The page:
In Their Eyes Were Watching God, Zora Neale Hurston portrays the religion of black people as a form of identity. Each individual in the black society Hurston has created worships a different God. But all members of her society find their identities by being able to believe in a God, spiritual or other. Grandma’s worship of Jesus and the “Good Lawd,” Joe Starks’ worship of himself, Mrs. Turner’s worship of white characteristics, and Janie’s worship of love, all stem from a lack of jurisdiction in the society they inhabit. All these Gods represent a need for something to believe in and work for: an ideal, which they wish to achieve, to aspire to. Each individual character is thus able to find himself or herself in the God that they worship.
Grandma embodies the initial faith of the book. Her faith is in the spiritual and her allegiance is to Jesus and God. Of all the characters in the book, Grandma has the least power. She is the only one who has lived through slavery and witnessed the change in history that took place after the Civil War. During slavery, she is not only materially oppressed through lack of power and material wealth, but also emotionally oppressed. Because of the oppressive society created by slavery, she has no control over her own life. The only way she can feel as if she has any power is to believe in a God. Her worship of God, therefore, becomes a representative power for her. She is empowered by the belief that she can at least count on God, if in nothing else. When she is escaping from the plantation she is against all odds, but she says that “And den de Good Lawd seen to it dat Ah wasn’t taken…But nothin’ never hurt me ’cause de La...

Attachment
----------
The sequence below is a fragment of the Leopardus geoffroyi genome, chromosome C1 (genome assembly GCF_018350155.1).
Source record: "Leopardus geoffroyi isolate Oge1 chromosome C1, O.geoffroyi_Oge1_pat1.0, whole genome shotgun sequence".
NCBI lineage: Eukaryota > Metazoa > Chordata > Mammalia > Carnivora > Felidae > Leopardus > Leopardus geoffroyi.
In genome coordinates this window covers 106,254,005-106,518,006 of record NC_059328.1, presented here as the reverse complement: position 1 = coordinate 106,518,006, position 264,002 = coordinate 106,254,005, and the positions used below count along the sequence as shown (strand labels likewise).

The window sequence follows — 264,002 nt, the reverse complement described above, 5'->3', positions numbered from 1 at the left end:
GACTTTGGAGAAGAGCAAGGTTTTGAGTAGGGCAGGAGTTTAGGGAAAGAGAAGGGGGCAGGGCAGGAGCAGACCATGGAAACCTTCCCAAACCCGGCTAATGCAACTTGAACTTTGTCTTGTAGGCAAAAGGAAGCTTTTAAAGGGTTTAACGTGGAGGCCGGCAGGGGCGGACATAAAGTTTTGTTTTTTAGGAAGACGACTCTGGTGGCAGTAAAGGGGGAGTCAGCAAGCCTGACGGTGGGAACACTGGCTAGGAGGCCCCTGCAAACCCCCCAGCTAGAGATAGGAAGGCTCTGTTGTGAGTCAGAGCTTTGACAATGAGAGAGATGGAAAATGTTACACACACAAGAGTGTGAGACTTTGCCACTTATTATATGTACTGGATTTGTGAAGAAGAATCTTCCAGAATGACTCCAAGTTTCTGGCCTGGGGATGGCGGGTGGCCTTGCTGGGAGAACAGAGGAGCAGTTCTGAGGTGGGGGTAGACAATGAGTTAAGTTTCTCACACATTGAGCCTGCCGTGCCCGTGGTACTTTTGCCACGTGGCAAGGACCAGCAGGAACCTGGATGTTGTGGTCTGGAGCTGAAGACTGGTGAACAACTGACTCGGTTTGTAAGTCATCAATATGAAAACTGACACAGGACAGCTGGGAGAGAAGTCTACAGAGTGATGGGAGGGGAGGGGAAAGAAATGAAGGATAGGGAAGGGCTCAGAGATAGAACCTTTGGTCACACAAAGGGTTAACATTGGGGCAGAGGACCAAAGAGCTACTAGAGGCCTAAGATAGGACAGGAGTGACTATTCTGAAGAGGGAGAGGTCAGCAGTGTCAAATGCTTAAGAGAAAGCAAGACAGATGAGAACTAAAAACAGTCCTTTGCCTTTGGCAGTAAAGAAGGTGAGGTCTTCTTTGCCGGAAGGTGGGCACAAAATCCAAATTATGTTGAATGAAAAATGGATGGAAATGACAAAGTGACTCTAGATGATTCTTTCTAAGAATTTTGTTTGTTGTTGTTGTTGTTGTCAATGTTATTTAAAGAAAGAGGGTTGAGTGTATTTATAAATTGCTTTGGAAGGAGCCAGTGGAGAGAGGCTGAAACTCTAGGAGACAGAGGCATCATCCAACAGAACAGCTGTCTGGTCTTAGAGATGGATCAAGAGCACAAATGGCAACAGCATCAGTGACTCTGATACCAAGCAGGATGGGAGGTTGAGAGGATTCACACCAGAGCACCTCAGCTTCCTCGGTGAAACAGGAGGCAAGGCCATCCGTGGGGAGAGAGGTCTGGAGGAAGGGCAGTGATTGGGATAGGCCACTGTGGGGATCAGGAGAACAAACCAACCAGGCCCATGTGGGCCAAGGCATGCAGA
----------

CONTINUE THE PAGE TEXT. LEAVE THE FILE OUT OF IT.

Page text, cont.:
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... for him rids her of powerlessness, and she regards him as God, because she loves him and is ready to leave at his command. After Tea Cake’s death, Janie still clings to her love for him, which empowers her. As long as “he [isn’t] dead” she can contain the power of her love for him, and “he could never be dead until she herself had finished feeling and thinking” (pg. 193). Through her faith in love, Janie is able to conquer powerlessness. At the end of the book she displays her newfound power by telling her story.
Grandma’s spiritual convictions and the other characters’ material faiths caused them all to overcome their powerlessness. The title Their Eyes Were Watching God reveals each character’s belief in a different God. But all these different faiths had one purpose: to find one’s own self and sense of power in the society in which they inhabit.
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